A steady decline over more than two decades has resulted in a 25% drop in the overall cancer death rate in the United States. The drop equates to 2.1 million fewer cancer deaths between 1991 and 2014.
The news comes from Cancer Statistics 2017, the American Cancer Society’s (ACS) comprehensive annual report on cancer incidence, mortality, and survival. It is published in CA: A Cancer Journal for Clinicians and is accompanied by a consumer version of the publication, Cancer Facts and Figures 2017.
A new report from the American College of Cardiology and The American Heart Association identifies ten ways to help health care providers, policy makers and patients prevent sudden cardiac death which results from sudden cardiac arrest.
Despite the fact that overall tobacco consumption has declined over time, tobacco use continues to be the leading preventable cause of death and disease in the U.S., according to the Centers for Disease Control and Prevention (CDC).
Agency dragging its feet on requiring graphic warnings on cigarette packs
October 7, 2016
Eight public health and medical groups and several individual pediatricians today filed suit in federal court in Boston to force the U.S. Food and Drug Administration (FDA) to issue a final rule requiring graphic health warnings on cigarette packs and advertising, as mandated by a 2009 federal law.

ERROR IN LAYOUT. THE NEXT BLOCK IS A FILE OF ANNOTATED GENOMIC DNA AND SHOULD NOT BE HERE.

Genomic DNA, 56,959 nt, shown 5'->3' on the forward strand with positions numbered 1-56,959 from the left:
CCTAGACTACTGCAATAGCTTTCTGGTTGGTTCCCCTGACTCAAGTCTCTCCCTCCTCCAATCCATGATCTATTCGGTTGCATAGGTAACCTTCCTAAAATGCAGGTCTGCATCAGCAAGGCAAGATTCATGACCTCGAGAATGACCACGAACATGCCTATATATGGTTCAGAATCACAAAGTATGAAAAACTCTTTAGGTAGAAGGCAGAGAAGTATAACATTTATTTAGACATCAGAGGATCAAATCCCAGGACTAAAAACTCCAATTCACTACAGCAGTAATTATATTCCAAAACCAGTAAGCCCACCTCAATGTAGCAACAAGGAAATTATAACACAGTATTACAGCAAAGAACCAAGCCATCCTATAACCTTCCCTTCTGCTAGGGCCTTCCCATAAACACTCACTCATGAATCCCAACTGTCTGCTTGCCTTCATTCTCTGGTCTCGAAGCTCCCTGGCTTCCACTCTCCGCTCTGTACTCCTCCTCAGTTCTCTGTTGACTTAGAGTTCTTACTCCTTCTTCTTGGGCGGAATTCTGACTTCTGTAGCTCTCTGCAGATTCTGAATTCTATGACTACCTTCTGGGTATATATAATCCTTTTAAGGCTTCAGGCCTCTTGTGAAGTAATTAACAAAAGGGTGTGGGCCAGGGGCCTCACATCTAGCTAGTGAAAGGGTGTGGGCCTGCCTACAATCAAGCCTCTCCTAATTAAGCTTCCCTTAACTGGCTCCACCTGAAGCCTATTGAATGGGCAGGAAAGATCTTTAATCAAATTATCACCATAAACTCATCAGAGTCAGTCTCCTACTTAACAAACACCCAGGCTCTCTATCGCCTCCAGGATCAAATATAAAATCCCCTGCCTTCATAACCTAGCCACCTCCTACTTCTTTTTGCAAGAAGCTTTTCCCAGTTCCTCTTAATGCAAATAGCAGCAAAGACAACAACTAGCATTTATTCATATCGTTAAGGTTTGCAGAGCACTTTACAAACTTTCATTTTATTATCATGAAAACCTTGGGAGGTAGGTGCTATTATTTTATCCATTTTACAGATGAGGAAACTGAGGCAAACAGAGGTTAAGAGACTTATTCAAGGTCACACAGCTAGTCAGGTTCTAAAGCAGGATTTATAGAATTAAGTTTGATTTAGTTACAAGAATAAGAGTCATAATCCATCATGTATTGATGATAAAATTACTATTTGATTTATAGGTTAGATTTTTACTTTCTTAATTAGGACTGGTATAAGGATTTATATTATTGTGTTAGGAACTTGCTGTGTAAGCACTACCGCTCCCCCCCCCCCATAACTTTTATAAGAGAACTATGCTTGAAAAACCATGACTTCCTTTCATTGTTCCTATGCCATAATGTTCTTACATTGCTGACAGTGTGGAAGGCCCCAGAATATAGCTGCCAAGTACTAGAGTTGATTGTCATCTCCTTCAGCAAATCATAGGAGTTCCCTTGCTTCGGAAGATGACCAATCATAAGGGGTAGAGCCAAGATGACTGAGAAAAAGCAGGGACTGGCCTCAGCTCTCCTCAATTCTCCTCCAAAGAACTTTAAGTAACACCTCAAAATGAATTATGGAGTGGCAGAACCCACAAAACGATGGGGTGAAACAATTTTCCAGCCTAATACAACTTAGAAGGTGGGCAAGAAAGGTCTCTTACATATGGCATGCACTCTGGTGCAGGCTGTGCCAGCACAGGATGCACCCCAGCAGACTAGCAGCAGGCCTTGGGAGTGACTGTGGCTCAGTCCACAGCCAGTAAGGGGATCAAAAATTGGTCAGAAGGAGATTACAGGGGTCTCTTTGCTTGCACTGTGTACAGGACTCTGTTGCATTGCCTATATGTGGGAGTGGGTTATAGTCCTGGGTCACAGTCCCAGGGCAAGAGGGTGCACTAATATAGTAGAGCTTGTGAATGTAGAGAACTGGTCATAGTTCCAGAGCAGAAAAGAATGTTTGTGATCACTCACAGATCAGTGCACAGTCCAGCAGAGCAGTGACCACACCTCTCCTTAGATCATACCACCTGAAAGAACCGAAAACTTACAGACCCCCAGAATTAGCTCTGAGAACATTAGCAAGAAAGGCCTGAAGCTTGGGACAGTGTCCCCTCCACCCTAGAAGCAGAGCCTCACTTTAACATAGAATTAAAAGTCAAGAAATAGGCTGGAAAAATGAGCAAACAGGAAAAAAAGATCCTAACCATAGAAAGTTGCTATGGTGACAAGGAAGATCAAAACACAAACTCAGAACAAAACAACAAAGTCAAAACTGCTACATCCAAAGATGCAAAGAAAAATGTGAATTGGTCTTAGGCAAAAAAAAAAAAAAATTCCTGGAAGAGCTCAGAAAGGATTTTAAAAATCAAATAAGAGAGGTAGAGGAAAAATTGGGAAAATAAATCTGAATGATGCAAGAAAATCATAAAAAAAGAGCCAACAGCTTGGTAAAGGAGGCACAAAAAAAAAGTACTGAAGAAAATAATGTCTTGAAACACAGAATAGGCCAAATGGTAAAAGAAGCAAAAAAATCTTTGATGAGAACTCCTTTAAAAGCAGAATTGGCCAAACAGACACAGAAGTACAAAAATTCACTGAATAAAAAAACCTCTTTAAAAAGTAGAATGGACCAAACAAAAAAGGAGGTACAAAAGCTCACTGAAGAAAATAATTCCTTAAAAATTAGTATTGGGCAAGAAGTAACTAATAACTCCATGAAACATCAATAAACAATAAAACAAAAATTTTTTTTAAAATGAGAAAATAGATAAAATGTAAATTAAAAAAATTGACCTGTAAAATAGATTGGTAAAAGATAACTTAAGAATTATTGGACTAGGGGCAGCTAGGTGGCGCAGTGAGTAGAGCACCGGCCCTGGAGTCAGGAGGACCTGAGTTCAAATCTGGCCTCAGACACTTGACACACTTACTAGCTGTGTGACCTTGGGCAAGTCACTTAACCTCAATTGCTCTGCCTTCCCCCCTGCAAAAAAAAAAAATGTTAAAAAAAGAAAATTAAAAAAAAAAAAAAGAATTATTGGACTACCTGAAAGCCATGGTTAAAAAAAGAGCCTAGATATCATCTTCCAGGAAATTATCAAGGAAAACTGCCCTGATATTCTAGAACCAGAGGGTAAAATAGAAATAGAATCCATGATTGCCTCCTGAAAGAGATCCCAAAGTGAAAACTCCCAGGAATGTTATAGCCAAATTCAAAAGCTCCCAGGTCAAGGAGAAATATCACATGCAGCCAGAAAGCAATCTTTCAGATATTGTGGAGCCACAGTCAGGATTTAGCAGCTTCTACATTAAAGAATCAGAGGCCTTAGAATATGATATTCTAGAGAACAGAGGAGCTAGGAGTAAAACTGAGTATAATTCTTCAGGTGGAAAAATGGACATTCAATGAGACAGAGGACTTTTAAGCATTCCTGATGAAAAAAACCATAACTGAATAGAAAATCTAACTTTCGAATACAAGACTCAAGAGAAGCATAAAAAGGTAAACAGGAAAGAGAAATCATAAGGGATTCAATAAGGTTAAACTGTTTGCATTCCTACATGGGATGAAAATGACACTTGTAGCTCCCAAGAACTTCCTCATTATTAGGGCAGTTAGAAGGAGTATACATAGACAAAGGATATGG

Smoking leaves its “footprint” on the human genome in the form of DNA methylation, a process by which cells control gene activity, according to new research in Circulation: Cardiovascular Genetics, an American Heart Association (AH) journal.
Two-thirds of American adults believe pharmacies should not be allowed to sell tobacco, while 14 percent strongly oppose such a policy, according to data from the Centers for Disease Control and Prevention (CDC) published in the American Journal of Preventive Medicine.
While a majority of states are still missing important opportunities to pass and implement legislative solutions proven to prevent and fight cancer, there is progress being made to move the nation closer to ending cancer as we know it, according to a report released today by the American Cancer Society Cancer Action Network (ACS CAN).
Just as a new report indicates a big jump in e-cigarette use among U.S. teenagers, a conservative think tank is arguing against FDA regulation of the devices, claiming that it will do more harm than good when it comes to public health.
Three years into the CDC’s Tips ad campaign, the public service announcements are still motivating smokers to quit, according to survey results are published in the March 24 release of the journal Preventing Chronic Disease.